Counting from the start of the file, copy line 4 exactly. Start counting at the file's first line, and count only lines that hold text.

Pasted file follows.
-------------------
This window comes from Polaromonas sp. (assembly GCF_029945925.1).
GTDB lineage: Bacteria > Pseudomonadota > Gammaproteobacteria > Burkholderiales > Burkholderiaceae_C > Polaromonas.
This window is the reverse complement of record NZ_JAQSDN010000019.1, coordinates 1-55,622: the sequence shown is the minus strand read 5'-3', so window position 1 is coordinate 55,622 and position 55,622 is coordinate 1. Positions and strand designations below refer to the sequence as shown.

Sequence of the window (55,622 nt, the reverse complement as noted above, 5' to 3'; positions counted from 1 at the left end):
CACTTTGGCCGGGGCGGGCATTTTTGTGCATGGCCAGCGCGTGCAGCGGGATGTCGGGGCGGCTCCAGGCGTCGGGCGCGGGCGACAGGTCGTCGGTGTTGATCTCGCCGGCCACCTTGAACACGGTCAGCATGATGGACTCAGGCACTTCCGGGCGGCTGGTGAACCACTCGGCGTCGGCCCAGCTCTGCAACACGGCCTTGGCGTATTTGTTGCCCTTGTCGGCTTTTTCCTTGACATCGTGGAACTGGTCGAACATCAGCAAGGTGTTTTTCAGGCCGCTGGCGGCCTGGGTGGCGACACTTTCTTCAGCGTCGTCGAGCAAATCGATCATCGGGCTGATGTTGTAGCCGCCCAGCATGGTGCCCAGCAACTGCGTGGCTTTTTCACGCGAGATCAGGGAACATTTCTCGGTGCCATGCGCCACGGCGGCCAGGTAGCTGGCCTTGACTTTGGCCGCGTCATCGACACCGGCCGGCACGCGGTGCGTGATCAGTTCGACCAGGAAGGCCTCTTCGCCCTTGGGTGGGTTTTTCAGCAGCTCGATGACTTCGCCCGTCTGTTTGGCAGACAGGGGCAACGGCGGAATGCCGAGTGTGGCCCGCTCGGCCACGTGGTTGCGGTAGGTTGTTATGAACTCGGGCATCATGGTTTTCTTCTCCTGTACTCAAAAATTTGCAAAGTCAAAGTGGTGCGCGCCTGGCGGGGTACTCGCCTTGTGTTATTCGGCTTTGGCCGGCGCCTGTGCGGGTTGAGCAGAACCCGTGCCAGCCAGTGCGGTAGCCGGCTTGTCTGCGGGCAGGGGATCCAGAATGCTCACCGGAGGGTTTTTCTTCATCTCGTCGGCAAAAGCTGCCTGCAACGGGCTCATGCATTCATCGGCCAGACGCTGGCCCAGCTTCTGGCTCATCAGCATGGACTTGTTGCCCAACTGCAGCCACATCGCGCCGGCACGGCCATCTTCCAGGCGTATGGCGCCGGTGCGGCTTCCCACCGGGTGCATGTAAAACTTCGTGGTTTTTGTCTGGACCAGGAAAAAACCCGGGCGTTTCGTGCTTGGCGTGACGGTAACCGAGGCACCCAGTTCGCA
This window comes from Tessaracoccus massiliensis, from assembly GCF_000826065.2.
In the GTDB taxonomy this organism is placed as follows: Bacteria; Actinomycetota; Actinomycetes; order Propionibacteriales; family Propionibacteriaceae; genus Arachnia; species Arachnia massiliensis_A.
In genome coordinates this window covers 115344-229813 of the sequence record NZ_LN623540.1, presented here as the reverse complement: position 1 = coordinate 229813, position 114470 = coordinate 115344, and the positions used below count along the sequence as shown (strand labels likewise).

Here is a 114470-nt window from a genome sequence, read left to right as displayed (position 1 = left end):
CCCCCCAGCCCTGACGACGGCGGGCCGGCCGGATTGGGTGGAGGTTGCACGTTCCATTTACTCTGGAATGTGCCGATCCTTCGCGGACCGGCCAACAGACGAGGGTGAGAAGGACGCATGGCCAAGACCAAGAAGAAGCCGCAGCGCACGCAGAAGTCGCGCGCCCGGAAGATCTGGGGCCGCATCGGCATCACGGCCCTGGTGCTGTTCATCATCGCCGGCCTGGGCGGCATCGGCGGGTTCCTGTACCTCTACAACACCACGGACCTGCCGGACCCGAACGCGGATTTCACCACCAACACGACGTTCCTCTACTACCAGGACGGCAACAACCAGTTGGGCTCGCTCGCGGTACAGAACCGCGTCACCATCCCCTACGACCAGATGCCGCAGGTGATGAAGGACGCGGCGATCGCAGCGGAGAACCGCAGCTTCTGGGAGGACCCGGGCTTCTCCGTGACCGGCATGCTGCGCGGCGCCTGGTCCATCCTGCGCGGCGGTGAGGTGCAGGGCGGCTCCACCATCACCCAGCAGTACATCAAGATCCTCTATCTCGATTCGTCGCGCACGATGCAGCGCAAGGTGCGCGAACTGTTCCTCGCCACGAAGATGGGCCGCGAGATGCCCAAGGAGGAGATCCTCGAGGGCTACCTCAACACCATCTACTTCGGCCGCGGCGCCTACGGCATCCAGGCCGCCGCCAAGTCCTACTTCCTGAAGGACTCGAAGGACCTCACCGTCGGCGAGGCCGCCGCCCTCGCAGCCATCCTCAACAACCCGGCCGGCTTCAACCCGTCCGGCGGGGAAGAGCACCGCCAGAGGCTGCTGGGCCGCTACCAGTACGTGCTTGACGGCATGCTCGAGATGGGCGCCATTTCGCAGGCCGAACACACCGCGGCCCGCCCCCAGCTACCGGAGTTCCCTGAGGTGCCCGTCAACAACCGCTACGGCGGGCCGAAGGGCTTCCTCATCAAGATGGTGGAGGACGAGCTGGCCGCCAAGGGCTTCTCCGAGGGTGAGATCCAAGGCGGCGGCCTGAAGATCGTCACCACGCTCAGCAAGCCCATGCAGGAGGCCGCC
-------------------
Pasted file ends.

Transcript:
Sequence of the window (55,622 nt, the reverse complement as noted above, 5' to 3'; positions counted from 1 at the left end):